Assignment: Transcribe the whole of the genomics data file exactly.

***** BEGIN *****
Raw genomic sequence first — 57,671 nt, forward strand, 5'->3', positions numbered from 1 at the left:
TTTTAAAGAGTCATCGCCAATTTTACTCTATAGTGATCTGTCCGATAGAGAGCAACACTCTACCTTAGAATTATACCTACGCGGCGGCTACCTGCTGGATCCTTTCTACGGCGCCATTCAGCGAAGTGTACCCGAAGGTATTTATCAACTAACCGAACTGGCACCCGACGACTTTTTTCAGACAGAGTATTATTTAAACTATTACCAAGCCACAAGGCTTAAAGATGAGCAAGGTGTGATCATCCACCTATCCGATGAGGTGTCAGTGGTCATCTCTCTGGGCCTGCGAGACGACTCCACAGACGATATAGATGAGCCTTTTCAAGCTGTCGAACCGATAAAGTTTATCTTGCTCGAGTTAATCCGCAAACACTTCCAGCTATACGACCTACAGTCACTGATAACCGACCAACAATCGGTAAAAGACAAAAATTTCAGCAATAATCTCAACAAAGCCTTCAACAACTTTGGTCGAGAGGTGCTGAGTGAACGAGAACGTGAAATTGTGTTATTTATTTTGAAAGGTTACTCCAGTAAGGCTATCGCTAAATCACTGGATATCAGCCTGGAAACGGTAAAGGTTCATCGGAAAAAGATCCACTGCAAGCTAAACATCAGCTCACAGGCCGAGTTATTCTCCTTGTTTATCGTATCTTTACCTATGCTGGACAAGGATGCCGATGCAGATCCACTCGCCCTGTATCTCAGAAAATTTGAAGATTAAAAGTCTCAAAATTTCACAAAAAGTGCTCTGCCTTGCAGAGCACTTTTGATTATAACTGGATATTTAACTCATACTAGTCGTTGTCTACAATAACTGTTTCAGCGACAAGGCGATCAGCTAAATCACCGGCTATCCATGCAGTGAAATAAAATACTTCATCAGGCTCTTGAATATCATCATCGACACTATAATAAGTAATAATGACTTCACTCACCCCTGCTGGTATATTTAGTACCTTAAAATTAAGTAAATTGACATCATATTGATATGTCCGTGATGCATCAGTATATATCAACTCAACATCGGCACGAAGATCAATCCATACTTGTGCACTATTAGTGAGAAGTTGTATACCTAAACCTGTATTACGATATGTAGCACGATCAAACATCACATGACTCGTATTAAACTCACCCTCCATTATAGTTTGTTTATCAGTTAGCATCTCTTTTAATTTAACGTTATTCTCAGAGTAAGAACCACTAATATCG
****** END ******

Raw genomic sequence first — 57,671 nt, forward strand, 5'->3', positions numbered from 1 at the left:
TTTTAAAGAGTCATCGCCAATTTTACTCTATAGTGATCTGTCCGATAGAGAGCAACACTCTACCTTAGAATTATACCTACGCGGCGGCTACCTGCTGGATCCTTTCTACGGCGCCATTCAGCGAAGTGTACCCGAAGGTATTTATCAACTAACCGAACTGGCACCCGACGACTTTTTTCAGACAGAGTATTATTTAAACTATTACCAAGCCACAAGGCTTAAAGATGAGCAAGGTGTGATCATCCACCTATCCGATGAGGTGTCAGTGGTCATCTCTCTGGGCCTGCGAGACGACTCCACAGACGATATAGATGAGCCTTTTCAAGCTGTCGAACCGATAAAGTTTATCTTGCTCGAGTTAATCCGCAAACACTTCCAGCTATACGACCTACAGTCACTGATAACCGACCAACAATCGGTAAAAGACAAAAATTTCAGCAATAATCTCAACAAAGCCTTCAACAACTTTGGTCGAGAGGTGCTGAGTGAACGAGAACGTGAAATTGTGTTATTTATTTTGAAAGGTTACTCCAGTAAGGCTATCGCTAAATCACTGGATATCAGCCTGGAAACGGTAAAGGTTCATCGGAAAAAGATCCACTGCAAGCTAAACATCAGCTCACAGGCCGAGTTATTCTCCTTGTTTATCGTATCTTTACCTATGCTGGACAAGGATGCCGATGCAGATCCACTCGCCCTGTATCTCAGAAAATTTGAAGATTAAAAGTCTCAAAATTTCACAAAAAGTGCTCTGCCTTGCAGAGCACTTTTGATTATAACTGGATATTTAACTCATACTAGTCGTTGTCTACAATAACTGTTTCAGCGACAAGGCGATCAGCTAAATCACCGGCTATCCATGCAGTGAAATAAAATACTTCATCAGGCTCTTGAATATCATCATCGACACTATAATAAGTAATAATGACTTCACTCACCCCTGCTGGTATATTTAGTACCTTAAAATTAAGTAAATTGACATCATATTGATATGTCCGTGATGCATCAGTATATATCAACTCAACATCGGCACGAAGATCAATCCATACTTGTGCACTATTAGTGAGAAGTTGTATACCTAAACCTGTATTACGATATGTAGCACGATCAAACATCACATGACTCGTATTAAACTCACCCTCCATTATAGTTTGTTTATCAGTTAGCATCTCTTTTAATTTAACGTTATTCTCAGAGTAAGAACCACTAATATCG